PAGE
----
After a quick resurface, the players participated in a series of drills of gradually increasing complexity: two man rushes, three-man rushes, four-man breakouts and rushes. Rather than free-lancing, players followed a specific regimen each time: the three-man rushes were all centre-to-wing-to-far-wing for the shot; the four-man breakouts all ended with the lone defenceman jumping into the play as the trailer and getting the shot while the forwards converged on the goal mouth. The common denominator seemed to be get the puck to the outside, get the players to the net. Mixed among them were solo drills in which the players had to take a specific path to the net.

Tom Renney was clearly the man in charge during the central part of the morning, but gradually gave way to Mike Sillinger and Kelly Buchberger. If Wayne Fleming was there I didn't see him. (The program listed neither Buchberger nor Fleming, but Bucky was there doing his thing.) I believe Frederic Chabot was hanging out with the netminders, but I have to admit the goalies drew very little of my attention other than the odd grimace at a soft one finding its way through. Mostly I was trying to follow the skaters.

My overall impressions of Taylor Hall were crystallized in one simple line rush where he drove the puck to the net, his skates carving into the ice with such power and fluidity that he reminded me of a young Mark Messier. Hall is a more advanced player than the Moose was at that age, but Mark's raw athletic ability was obvious from Day 1 of his first training camp, and I'd say the exact same thing about Taylor. Thus endeth the comparison.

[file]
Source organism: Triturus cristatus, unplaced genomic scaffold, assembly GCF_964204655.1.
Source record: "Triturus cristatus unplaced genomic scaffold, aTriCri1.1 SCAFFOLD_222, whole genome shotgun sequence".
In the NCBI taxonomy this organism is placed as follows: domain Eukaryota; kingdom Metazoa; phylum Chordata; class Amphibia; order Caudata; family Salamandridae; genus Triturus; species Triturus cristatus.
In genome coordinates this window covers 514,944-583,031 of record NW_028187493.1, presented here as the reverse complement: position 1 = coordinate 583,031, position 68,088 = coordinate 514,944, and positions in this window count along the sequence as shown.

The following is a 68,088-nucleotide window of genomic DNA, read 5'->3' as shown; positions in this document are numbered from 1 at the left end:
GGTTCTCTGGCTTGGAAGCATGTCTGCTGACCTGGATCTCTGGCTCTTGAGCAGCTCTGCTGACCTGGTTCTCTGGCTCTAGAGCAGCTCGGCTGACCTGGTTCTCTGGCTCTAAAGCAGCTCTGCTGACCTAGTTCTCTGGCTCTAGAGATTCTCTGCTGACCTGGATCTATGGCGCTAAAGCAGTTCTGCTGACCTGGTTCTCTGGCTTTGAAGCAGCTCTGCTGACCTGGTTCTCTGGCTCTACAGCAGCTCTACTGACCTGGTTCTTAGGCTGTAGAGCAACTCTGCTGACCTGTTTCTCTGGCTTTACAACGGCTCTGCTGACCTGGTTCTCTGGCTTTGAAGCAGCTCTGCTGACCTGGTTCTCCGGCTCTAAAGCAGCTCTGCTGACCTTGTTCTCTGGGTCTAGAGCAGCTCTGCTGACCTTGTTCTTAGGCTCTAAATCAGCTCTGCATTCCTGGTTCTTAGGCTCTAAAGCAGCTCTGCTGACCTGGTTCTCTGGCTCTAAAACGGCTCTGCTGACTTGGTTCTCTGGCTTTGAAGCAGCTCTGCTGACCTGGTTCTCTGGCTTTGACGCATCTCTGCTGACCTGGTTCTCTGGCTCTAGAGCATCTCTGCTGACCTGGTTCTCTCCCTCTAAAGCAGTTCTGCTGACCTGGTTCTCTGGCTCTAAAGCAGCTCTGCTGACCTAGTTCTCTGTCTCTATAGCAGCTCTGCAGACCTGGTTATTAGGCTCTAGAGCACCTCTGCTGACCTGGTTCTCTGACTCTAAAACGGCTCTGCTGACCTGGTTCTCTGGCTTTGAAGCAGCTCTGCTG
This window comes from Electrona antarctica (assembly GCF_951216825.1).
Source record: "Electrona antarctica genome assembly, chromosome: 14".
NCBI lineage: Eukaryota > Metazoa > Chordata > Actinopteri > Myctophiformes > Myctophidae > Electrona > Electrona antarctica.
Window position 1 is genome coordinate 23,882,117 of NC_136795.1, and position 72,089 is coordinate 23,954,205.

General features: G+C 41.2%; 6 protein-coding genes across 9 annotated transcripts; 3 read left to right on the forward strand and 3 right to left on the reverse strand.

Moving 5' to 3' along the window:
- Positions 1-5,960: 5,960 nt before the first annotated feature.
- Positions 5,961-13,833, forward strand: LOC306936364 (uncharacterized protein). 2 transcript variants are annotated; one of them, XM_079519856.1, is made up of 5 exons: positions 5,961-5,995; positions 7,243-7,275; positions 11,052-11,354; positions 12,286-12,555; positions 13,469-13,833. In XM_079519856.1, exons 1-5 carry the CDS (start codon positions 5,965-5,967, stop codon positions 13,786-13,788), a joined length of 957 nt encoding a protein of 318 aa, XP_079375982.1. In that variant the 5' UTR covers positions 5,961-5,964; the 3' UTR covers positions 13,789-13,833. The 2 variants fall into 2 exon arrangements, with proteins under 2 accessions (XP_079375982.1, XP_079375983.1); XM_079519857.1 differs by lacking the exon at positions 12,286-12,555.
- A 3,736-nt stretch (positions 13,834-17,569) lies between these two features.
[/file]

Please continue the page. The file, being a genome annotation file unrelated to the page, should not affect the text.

Magnus Pääjärvi drew some gasps with a nifty dummy play where he skated through the passing lane on a three-man rush only to jump over the puck which continued on its path to the tape of Anton Lander and from there into the top corner of the net, tickling the pipe on the way by. That one drew some applause, especially from the folks at the far end who saw it best, and that was worth the price of admission right there. ;)

Of the others, Jeff Petry impressed with his rangy skating and sharp puck control. A corny oversimplification, I know, but he "just looks like a hockey player". Martin Marincin is a gangly son-of-a-gun, all arms and legs, clumsy looking, but not slow and certainly not lost out there. Up front, Teemu Hartikainen impressed with better speed than I was expecting, looked strong cutting off the boards and to the net, and displayed a plus shot (at least against these would-be stoppers). Toni Rajala dished out a couple nice saucer passes when they fit within the context of a drill. Milan Kytnar drew my attention a few times although I'm not entirely sure why, he seemed of average speed and below-average shot. Lander looked better, half a stride faster perhaps, surer with the puck. (And to semi-answer Psyche10's query from yesterday's comments section, on first impression he looked more than a year away but worth waiting for.)   

Tyler Pitlick, Curtis Hamilton, Ryan Martindale, Jeremie Blain and others - especially the 18-year-olds who have never attended one of these things - did little to catch my eye, so I have resolved to return to Clareview (a little earlier next time) and try to focus more on the individual level. Watch this space in the coming days.

There was no body contact, no puck battle drills, and to the disappointment of pretty much everybody who stuck out the whole hour and three quarters, no scrimmage at the end. The Oilers dropped the ball a little there; I think anybody who showed interest in the team to this extent deserved something resembling  game action, even if it was only the cherry on top. Instead, no scrimmage, not so much as a shootout, and just like that the players were collecting their sticks and skating off. 

Headed back to the car and noticed a knot of people collecting around the team bus, waiting for a glimpse of the young players soon to pass by. Reminded me of the old days. It's nice to see such enthusiasm/optimism about the team's future, which I have to say looks a helluva lot brighter than the dreary present.